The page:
Parenting Advice

You should have come to this Parenting Advice page from my About Me page.

Taking Aim at Rome's Audacious Claim is coming in September, but you could read one of our other books while you wait. Our new books and author page is up at RebuildingtheFoundations.org.

None of this advice is original with me. I'd like to thank Jud and Linda Sasser—whom I've lost track of over the years—for being the first to provide an example of excellent children and the first to give me advice.

Advice for teenagers came from watching Gideon and Faith Dickerson and Teshuvah and Mercy Hartle, whose children have grown up to be excellent and reliable servants of God.

As far as books on parenting advice go, for young children I was helped by James Dobson, as well as Michael and Debi Pearl's To Train Up a Child. (Ad Notice: I get a small commission if you use the links to buy the books mentioned in this paragraph.)

Parenting Advice for Young Children
(Up to Around 12 Years Old)

  • Discipline: Clear lines and consistent correction. I've seen harsh correction and very mild correction work as long as it was consistently applied and the children knew the lines. There's a middle ground that's much easier on the parent than either extreme, so I opted for that.
  • Love: Love is spelled T-I-M-E. There's no replacing it. Blow this one, and you leave the happiness and godliness of your children to chance.
  • Usually I say there's only two, but really, you should marry a good wife. She made up for all my failings. It was hard for me to get it wrong.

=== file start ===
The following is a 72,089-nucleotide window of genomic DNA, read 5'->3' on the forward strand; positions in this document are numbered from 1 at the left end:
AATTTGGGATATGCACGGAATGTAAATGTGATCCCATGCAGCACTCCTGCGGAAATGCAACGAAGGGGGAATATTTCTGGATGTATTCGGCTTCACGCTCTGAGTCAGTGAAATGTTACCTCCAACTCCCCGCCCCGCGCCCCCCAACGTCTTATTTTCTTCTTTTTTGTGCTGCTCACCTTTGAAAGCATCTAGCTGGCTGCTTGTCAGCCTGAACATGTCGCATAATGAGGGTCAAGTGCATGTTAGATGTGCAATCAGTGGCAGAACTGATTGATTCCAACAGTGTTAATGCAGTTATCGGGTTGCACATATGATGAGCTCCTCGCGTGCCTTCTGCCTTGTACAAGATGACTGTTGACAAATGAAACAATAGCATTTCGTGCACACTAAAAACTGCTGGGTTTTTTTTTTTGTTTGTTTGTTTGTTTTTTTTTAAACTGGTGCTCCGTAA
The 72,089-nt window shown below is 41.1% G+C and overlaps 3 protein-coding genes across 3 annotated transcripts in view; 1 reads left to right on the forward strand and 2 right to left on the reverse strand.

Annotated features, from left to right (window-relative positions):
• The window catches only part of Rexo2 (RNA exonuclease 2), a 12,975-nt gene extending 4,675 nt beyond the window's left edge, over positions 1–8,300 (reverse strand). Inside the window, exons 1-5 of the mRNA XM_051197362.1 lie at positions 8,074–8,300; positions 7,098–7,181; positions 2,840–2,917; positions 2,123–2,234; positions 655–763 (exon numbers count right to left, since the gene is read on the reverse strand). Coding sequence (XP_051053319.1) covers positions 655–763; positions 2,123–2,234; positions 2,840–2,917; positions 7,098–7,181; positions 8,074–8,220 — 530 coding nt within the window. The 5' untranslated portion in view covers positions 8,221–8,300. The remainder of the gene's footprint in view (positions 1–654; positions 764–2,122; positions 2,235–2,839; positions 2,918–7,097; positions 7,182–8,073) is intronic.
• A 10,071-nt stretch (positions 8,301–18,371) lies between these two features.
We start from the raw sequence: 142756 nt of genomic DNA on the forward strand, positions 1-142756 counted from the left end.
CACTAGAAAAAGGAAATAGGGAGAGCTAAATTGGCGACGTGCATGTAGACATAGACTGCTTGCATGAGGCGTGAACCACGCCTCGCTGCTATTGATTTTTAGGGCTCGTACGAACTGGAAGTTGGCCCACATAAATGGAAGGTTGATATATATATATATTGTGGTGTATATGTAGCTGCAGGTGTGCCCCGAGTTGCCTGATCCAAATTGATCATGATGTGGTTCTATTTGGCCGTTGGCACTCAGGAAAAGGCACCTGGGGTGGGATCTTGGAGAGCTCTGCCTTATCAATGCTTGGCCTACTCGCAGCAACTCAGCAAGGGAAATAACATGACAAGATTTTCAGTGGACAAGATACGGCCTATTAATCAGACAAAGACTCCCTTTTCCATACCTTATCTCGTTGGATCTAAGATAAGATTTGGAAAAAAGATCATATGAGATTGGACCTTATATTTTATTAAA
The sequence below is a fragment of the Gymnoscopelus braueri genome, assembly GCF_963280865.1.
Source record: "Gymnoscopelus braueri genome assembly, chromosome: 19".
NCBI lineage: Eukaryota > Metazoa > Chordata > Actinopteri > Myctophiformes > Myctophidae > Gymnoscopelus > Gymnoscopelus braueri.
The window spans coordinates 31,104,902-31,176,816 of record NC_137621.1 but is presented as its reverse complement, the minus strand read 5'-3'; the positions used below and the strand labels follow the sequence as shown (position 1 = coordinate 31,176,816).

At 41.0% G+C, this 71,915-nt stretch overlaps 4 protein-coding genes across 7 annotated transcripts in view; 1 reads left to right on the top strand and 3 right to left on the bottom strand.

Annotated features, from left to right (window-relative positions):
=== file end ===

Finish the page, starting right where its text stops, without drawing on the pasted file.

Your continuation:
Parenting Advice for Teenagers

In this case, I didn't ask. It didn't dawn on me it might be different than for smaller children until my oldest was close to his teen years. I had friends with wonderful teenagers, so I took note of what they did. This one's real short.

  • Be their friend (their wiser, older, advice-giving friend).
  • If you did the pre-teen years right, you can really blow the discipline side and it won't matter.

If you did well with your pre-teen, you'll be able to reason with them like you would an adult when they're teenagers. You have to let them do some exploring and learning on their own.

(Don't take that too far. I've seen teenagers that, one, needed some lack of discipline as pre-teens made up for, and two, who got into bad situations and bad influences and needed firm guidance to get back.)

Toys to Bless Your Grandchildren

The best way to support Christian History for Everyman is to buy things you want using a link from my site. My wife and I love buying educational or developmental toys for our grandchildren. I found a page with developmental toys at a great price Discount School Supply Cognitive Development & Fine Motor Link. If you use this link will save you some money on gifts you would have bought anyway and support Christian History for Everyman without costing you a penny.

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